A warm welcome in Tanzania
Originally appears in the One Africa Team blog. Subscribe to future updates from Africa at oneafricateam.com.
Missionary John Roebke and I received a warm welcome to Tanzania last month, as part of One Africa Team’s Four-Stage Outreach process. We came to Tanzania to continue discussions with a local Lutheran church body, the Africa Mission Evangelism Church (AMEC). We wanted to discuss if our church bodies share the same Scriptural beliefs and practices. We hope that one day we will be able to work together united in faith.
AMEC’s leader, Bishop Baltazar Kaaya, met us at the airport late at night and showed us to our lodgings. The next day he gave us a tour of a couple congregations up in the foothills of Mt. Meru. As we drove, he explained how the lack of rain had been starting to affect their crops. “We’re praying for rain so that our people will have food to eat,” he said. Eventually, though, the dry areas began to give way to more green. Bishop Kaaya explained, “As we get higher on the mountain, we find areas that receive more rain.” It was quite a contrast.
Later in the day, we had the opportunity to witness an interesting piece of culture. The elders of a village were recognizing a man as the new leader of his family. This was a celebration somewhat reminiscent of a new pastor’s ordination or installation. All the other family heads gathered to speak their blessing upon this man in the presence of the entire clan. Many people were gathered. Though we felt a little out of place at this event, we were treated as honored guests. We were even asked to speak blessings of our own, as if we were part of the clan.
Throughout the week, the Tanzanian people continued to show us their warm welcome and hospitality. The church members gave us places of honor at their worship services. They made us feel at home with them, and that feeling increased. As the week progressed, we saw a familiarity in how the people approached the Word of God. In our daily workshop sessions, we explored that Word together. We used Luther’s Small Catechism as a guide to see whether we were on the same page. Ultimately, we found a group of people committed to the truth and zealous to put it into practice.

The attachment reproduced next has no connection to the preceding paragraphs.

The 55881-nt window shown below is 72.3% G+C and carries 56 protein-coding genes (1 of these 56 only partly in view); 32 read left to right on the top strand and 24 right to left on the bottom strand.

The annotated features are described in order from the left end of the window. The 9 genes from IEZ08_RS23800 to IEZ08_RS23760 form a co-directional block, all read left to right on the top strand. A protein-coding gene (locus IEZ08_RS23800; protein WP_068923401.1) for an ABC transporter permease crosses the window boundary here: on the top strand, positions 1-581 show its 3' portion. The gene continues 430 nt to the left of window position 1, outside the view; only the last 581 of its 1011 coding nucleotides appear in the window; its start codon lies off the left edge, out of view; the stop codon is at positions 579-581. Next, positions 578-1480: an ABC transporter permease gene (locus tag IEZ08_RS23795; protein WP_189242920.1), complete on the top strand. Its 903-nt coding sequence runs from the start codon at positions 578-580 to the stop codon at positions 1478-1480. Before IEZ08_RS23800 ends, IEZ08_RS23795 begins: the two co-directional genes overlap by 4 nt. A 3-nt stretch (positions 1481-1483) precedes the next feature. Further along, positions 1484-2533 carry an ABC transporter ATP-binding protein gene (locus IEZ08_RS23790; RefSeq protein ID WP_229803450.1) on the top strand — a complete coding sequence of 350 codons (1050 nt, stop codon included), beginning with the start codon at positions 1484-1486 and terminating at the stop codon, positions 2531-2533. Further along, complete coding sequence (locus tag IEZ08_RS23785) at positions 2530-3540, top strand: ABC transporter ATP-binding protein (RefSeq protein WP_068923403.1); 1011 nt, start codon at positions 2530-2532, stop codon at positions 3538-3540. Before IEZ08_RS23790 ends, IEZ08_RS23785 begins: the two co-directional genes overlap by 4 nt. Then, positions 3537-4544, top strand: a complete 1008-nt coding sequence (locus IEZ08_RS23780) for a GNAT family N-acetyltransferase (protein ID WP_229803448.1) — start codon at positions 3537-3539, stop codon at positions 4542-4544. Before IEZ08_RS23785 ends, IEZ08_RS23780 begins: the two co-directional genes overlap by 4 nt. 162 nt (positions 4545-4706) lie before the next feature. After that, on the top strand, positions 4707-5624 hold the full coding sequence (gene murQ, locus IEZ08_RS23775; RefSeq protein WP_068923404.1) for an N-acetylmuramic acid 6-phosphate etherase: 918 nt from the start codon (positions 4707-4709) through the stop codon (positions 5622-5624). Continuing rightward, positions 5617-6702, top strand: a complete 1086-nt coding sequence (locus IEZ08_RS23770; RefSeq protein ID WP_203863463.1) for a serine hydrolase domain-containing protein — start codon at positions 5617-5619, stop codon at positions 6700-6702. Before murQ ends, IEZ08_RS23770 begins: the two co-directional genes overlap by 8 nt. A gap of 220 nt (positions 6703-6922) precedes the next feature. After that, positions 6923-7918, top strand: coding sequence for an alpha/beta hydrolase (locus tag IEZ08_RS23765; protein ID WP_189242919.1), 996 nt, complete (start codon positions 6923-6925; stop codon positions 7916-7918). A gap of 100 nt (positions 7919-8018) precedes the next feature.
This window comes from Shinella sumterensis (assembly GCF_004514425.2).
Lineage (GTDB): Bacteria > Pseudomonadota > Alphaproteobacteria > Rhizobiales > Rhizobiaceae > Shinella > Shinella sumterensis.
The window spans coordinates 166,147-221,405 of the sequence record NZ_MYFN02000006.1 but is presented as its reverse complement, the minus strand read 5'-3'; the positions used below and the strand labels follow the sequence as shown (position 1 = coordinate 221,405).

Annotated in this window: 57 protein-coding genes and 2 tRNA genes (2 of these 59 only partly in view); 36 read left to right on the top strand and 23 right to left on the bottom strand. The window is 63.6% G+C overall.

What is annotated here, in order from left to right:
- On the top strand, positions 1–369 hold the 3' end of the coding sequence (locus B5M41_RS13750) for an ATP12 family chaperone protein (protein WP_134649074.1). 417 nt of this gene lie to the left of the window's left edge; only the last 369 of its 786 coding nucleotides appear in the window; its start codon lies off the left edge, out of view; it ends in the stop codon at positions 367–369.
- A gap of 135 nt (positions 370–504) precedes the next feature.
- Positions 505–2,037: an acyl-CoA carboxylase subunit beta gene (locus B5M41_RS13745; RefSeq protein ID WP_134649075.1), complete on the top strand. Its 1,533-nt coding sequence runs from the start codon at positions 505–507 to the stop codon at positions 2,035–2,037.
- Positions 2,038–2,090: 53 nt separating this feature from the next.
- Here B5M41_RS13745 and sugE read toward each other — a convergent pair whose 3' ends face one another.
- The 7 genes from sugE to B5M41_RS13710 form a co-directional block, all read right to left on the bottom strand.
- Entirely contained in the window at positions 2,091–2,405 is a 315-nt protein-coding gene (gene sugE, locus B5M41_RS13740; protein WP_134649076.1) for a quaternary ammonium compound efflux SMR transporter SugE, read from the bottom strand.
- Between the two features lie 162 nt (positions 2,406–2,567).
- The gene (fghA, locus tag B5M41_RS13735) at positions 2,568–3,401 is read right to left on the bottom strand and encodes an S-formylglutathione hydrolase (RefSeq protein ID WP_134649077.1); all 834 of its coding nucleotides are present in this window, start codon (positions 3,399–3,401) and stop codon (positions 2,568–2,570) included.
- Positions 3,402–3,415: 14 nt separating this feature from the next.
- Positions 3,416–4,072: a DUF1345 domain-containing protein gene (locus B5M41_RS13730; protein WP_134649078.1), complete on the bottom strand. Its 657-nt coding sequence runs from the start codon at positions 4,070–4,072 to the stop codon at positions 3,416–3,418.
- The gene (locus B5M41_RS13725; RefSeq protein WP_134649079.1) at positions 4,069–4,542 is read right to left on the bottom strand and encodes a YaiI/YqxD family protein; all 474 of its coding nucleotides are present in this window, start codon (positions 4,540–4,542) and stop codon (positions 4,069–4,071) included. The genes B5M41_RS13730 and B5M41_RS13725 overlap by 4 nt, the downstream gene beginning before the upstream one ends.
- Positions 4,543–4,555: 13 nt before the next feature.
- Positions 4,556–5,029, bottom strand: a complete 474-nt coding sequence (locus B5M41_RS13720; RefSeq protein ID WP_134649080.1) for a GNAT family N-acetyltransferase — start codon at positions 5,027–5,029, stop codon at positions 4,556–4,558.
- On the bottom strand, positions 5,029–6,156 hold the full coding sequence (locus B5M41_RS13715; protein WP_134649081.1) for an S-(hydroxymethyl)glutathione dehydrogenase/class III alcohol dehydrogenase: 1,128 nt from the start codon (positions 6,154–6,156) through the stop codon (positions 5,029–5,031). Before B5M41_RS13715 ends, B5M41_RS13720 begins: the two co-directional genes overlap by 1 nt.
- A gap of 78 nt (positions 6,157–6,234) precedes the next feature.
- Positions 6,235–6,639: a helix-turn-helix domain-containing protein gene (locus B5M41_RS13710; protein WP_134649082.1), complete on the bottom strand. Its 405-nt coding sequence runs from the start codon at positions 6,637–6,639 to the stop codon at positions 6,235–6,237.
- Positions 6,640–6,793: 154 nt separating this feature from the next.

AMEC is made up of a group of almost 100 Lutheran congregations in northern Tanzania. Most of the congregations are concentrated near Mt. Meru, with a few more around Mt. Kilimanjaro to the east. These congregations are reaching out to other areas as well. AMEC’s newest effort is the coastal business center in Dar es Salaam. Islam is the dominant religion in this area, but the pastor there is working to bring the soothing peace of the gospel to the city’s people. It is living water for thirsty hearts!
At the end of our time together, the workshop participants surprised us with another warm gesture. They presented us with shukas, the traditional garment of the Masai people. Many of the people in this area of Tanzania belong to this ethnic group. It was a wonderful gift that expressed a deep truth: they wanted us to be part of their “tribe.” This is something that we want too! And what a blessing it was to see all the things on which our churches agree!
The weather isn’t the only thing keeping Tanzania warm; the faith of these people is a warm welcome in this cold world. It is a faith in the same God we serve and worship. We pray that our visits with the people of AMEC will continue to bear fruit of a common faith watered by God’s Word.
Written by Benjamin Foxen, a world missionary on the One Africa Team, serving in Zambia.
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